SEOUL, South Korea: After a first test launch failed last year, this week officials said South Korea's second test launch of its domestically produced Nuri rocket successfully placed several satellites into orbit, a major step in advancing its space program.
Officials said that the rocket took off from the Naro Space Center with a 358 lb. satellite.
A 1.3-ton dummy satellite and four small cube satellites developed by universities for research were also successfully launched into orbit by the rocket.
"The sky of the Korean universe is now wide open. Our science and technology has made great strides," noted Science and ICT Minister Lee Jong-ho.
Designed by the Korea Aerospace Research Institute, the three-stage KSLV-II Nuri rocket is a cornerstone of the country's ambitious goals for 6G networks, spy satellites and lunar probes.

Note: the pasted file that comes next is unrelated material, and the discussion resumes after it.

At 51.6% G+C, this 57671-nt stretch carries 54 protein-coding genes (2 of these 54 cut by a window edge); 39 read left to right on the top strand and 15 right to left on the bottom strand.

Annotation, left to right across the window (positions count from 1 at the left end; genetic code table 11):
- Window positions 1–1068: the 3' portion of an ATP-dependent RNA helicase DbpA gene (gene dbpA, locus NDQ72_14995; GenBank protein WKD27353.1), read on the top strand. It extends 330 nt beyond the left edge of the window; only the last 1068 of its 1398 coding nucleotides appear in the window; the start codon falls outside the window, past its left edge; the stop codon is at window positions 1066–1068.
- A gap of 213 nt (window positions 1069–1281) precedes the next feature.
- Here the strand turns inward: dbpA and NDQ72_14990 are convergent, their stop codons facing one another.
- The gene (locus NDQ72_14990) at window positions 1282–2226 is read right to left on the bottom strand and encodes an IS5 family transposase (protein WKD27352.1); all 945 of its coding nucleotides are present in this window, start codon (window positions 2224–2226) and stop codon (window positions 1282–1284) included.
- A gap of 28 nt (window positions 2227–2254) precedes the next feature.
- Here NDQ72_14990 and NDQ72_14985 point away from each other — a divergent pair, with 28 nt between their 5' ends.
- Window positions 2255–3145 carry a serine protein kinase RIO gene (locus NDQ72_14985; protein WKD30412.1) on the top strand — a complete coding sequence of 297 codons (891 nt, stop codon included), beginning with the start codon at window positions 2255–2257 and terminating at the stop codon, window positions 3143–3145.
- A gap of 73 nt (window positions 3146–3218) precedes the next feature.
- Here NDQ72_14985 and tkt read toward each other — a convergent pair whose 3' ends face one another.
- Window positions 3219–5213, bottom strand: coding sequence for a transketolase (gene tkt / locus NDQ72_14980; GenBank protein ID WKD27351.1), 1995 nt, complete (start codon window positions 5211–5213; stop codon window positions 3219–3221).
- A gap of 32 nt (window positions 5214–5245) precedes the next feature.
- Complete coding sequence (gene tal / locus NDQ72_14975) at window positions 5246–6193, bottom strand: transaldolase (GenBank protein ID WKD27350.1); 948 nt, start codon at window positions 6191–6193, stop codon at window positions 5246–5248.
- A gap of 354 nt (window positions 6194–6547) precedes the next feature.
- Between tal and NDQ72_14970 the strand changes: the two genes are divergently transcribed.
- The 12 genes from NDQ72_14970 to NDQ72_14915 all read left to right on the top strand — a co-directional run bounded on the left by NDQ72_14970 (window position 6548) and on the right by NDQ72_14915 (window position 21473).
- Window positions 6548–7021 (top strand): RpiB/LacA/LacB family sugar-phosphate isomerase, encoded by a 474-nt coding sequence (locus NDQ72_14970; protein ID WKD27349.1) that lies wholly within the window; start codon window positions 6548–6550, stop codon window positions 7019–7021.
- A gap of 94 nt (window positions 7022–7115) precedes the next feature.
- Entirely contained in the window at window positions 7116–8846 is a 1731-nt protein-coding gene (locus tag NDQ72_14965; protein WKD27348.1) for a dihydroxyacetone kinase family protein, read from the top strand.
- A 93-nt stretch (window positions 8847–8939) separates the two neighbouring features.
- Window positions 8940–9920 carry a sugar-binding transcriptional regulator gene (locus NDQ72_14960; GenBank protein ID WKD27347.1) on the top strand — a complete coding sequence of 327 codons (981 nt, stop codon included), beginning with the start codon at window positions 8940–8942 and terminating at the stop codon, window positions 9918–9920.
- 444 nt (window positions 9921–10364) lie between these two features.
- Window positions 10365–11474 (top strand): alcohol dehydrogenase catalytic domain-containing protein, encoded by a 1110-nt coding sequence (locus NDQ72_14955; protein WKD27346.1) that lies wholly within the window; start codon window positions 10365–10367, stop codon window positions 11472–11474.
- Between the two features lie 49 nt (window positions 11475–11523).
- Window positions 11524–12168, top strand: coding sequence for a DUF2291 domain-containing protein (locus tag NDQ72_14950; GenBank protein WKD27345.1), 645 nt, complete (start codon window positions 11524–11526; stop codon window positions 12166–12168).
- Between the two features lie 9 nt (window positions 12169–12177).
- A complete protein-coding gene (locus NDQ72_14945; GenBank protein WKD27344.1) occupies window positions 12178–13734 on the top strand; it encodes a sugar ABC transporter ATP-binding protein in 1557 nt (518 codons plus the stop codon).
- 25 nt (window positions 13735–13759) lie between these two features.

In a statement by his office, while being briefed by Lee and others about the success, President Yoon Suk-yeol watched the launch and thanked those involved, vowing to keep an election pledge to create a new space affairs agency.
"Now the road to space from our land has been opened. It was the product of 30 years of daunting challenges. From now on, the dreams and hopes of our people and our youth will extend into space," Yoon said.
In Nuri's first test in October, the rocket completed its flight sequences, but failed to place the test payload into orbit after its third-stage engine shut down earlier than planned.
KARI has scheduled at least four more launches by 2027.
South Korea and the U.S. are also working on a lunar orbiter, aimed at landing a probe on the moon by 2030.
The U.S. Embassy in Seoul said on Twitter that it is looking forward to further space cooperation with South Korea following this week's successful launch.
Space launches are a sensitive issue on the Korean peninsula, as North Korea has faced sanctions over its nuclear-armed ballistic missile program.